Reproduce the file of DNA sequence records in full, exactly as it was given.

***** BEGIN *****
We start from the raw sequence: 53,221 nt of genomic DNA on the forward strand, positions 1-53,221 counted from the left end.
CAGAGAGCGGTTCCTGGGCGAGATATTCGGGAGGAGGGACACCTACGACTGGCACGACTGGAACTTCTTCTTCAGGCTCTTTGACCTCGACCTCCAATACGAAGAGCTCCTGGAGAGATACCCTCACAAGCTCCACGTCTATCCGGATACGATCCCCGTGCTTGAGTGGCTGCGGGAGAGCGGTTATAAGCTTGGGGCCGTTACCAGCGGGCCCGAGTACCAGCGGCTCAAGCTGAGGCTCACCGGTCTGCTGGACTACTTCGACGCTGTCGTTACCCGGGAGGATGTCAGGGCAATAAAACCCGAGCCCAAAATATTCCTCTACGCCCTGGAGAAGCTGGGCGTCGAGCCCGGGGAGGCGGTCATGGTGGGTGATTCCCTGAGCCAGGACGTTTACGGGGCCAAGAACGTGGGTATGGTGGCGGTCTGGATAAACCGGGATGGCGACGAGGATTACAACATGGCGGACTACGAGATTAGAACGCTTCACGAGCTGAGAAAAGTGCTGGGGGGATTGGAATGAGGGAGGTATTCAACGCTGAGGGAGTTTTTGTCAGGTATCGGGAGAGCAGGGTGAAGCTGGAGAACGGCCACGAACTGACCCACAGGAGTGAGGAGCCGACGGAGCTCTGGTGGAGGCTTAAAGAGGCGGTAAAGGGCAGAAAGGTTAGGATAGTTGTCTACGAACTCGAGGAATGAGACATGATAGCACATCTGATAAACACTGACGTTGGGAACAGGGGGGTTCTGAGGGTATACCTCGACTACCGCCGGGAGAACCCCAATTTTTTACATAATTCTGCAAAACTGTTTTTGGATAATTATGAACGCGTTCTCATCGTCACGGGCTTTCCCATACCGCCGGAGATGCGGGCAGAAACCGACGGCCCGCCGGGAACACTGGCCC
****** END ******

We start from the raw sequence: 53,221 nt of genomic DNA on the forward strand, positions 1-53,221 counted from the left end.
CAGAGAGCGGTTCCTGGGCGAGATATTCGGGAGGAGGGACACCTACGACTGGCACGACTGGAACTTCTTCTTCAGGCTCTTTGACCTCGACCTCCAATACGAAGAGCTCCTGGAGAGATACCCTCACAAGCTCCACGTCTATCCGGATACGATCCCCGTGCTTGAGTGGCTGCGGGAGAGCGGTTATAAGCTTGGGGCCGTTACCAGCGGGCCCGAGTACCAGCGGCTCAAGCTGAGGCTCACCGGTCTGCTGGACTACTTCGACGCTGTCGTTACCCGGGAGGATGTCAGGGCAATAAAACCCGAGCCCAAAATATTCCTCTACGCCCTGGAGAAGCTGGGCGTCGAGCCCGGGGAGGCGGTCATGGTGGGTGATTCCCTGAGCCAGGACGTTTACGGGGCCAAGAACGTGGGTATGGTGGCGGTCTGGATAAACCGGGATGGCGACGAGGATTACAACATGGCGGACTACGAGATTAGAACGCTTCACGAGCTGAGAAAAGTGCTGGGGGGATTGGAATGAGGGAGGTATTCAACGCTGAGGGAGTTTTTGTCAGGTATCGGGAGAGCAGGGTGAAGCTGGAGAACGGCCACGAACTGACCCACAGGAGTGAGGAGCCGACGGAGCTCTGGTGGAGGCTTAAAGAGGCGGTAAAGGGCAGAAAGGTTAGGATAGTTGTCTACGAACTCGAGGAATGAGACATGATAGCACATCTGATAAACACTGACGTTGGGAACAGGGGGGTTCTGAGGGTATACCTCGACTACCGCCGGGAGAACCCCAATTTTTTACATAATTCTGCAAAACTGTTTTTGGATAATTATGAACGCGTTCTCATCGTCACGGGCTTTCCCATACCGCCGGAGATGCGGGCAGAAACCGACGGCCCGCCGGGAACACTGGCCC